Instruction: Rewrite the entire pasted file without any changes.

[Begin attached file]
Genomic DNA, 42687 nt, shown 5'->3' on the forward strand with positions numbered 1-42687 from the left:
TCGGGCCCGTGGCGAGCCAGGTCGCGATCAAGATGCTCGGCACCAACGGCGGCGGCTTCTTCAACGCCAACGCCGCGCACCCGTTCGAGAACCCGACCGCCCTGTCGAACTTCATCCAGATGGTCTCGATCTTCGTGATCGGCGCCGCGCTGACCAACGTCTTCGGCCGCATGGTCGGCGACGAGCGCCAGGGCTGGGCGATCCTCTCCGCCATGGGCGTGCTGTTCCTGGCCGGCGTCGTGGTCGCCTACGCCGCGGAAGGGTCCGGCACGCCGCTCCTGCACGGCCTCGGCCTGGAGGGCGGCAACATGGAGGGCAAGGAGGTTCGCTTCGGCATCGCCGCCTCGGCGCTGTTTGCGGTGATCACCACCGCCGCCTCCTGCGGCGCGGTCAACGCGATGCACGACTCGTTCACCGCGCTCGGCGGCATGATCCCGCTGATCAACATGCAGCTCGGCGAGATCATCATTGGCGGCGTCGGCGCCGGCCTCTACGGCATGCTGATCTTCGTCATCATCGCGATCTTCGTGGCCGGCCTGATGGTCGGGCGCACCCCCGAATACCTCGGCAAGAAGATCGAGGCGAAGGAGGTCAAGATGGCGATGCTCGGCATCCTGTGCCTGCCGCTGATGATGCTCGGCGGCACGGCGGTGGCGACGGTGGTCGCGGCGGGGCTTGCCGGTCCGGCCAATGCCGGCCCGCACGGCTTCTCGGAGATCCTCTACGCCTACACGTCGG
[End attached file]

Genomic DNA, 42687 nt, shown 5'->3' on the forward strand with positions numbered 1-42687 from the left:
TCGGGCCCGTGGCGAGCCAGGTCGCGATCAAGATGCTCGGCACCAACGGCGGCGGCTTCTTCAACGCCAACGCCGCGCACCCGTTCGAGAACCCGACCGCCCTGTCGAACTTCATCCAGATGGTCTCGATCTTCGTGATCGGCGCCGCGCTGACCAACGTCTTCGGCCGCATGGTCGGCGACGAGCGCCAGGGCTGGGCGATCCTCTCCGCCATGGGCGTGCTGTTCCTGGCCGGCGTCGTGGTCGCCTACGCCGCGGAAGGGTCCGGCACGCCGCTCCTGCACGGCCTCGGCCTGGAGGGCGGCAACATGGAGGGCAAGGAGGTTCGCTTCGGCATCGCCGCCTCGGCGCTGTTTGCGGTGATCACCACCGCCGCCTCCTGCGGCGCGGTCAACGCGATGCACGACTCGTTCACCGCGCTCGGCGGCATGATCCCGCTGATCAACATGCAGCTCGGCGAGATCATCATTGGCGGCGTCGGCGCCGGCCTCTACGGCATGCTGATCTTCGTCATCATCGCGATCTTCGTGGCCGGCCTGATGGTCGGGCGCACCCCCGAATACCTCGGCAAGAAGATCGAGGCGAAGGAGGTCAAGATGGCGATGCTCGGCATCCTGTGCCTGCCGCTGATGATGCTCGGCGGCACGGCGGTGGCGACGGTGGTCGCGGCGGGGCTTGCCGGTCCGGCCAATGCCGGCCCGCACGGCTTCTCGGAGATCCTCTACGCCTACACGTCGG